Soil is the foundation of our landscape. It is comprised of sand, silt and clay, mixed with varying amounts of organic matter, water and air. It is a complex and dynamic medium, able to serve many functions. For the horticulturist, it is a plant growth medium; for the engineer, a construction material and load bearing medium; to the geologist, a stage in the recycling of rock materials. Soil often becomes the scapegoat for a multitude of lawn and garden difficulties. Though sometimes it can contribute to a problem, cultural or other environmental factors are usually more direct causes.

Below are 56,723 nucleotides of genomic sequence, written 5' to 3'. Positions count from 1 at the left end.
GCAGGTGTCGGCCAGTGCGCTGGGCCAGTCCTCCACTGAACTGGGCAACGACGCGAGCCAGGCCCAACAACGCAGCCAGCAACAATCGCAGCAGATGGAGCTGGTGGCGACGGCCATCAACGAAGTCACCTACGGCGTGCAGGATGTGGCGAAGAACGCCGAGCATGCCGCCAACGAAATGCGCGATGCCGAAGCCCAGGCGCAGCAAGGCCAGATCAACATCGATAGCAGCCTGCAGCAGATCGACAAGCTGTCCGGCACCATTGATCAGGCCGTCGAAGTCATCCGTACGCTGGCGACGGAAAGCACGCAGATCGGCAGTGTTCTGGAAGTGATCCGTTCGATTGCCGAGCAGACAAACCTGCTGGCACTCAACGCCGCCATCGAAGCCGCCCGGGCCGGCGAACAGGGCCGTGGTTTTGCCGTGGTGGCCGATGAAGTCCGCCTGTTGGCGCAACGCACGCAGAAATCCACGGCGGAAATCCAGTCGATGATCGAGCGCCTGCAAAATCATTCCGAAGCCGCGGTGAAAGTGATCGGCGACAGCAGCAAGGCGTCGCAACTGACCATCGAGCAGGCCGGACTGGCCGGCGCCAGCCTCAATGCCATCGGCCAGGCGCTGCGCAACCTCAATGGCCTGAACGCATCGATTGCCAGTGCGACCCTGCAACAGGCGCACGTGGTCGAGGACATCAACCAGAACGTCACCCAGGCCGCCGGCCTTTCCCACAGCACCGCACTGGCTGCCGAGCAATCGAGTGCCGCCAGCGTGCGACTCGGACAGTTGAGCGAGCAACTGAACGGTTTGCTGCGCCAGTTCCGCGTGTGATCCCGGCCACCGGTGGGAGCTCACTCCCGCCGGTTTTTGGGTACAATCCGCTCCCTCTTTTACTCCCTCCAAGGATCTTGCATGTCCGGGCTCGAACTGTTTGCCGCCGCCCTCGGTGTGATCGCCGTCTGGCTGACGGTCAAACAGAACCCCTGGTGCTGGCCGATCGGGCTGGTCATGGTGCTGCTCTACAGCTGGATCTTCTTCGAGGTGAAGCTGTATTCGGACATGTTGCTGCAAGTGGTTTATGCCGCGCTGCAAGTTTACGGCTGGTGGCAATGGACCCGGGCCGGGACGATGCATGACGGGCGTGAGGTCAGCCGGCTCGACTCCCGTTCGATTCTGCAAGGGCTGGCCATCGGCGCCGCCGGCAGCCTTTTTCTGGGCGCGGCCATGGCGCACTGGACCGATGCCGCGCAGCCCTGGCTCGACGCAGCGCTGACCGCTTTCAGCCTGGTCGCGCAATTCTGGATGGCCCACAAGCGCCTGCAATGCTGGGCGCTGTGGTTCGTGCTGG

Topsoil, as the name infers, is the uppermost layer of soil. The surface soil usually is darker in color than the subsoil below it because of the accumulation of organic matter. Virgin topsoils in Connecticut generally range from 0-5" in thickness. Most Connecticut soils, however, have been plowed so a more functional definition of topsoil is the depth of soil that has been mixed by normal cultivation practices, in most cases 5-12".
Loam, on the other hand, is a textural classification. Texture refers to the relative amount of sand, silt and clay in a soil. A loam is technically a soil with between 7% and 27% clay, 28% to 50% silt and less than 52% sand. One may modify the term, loam, to sandy loam, sandy clay loam, clay loam, silty clay loam or silt loam as the proportions of these individual soil fractions change.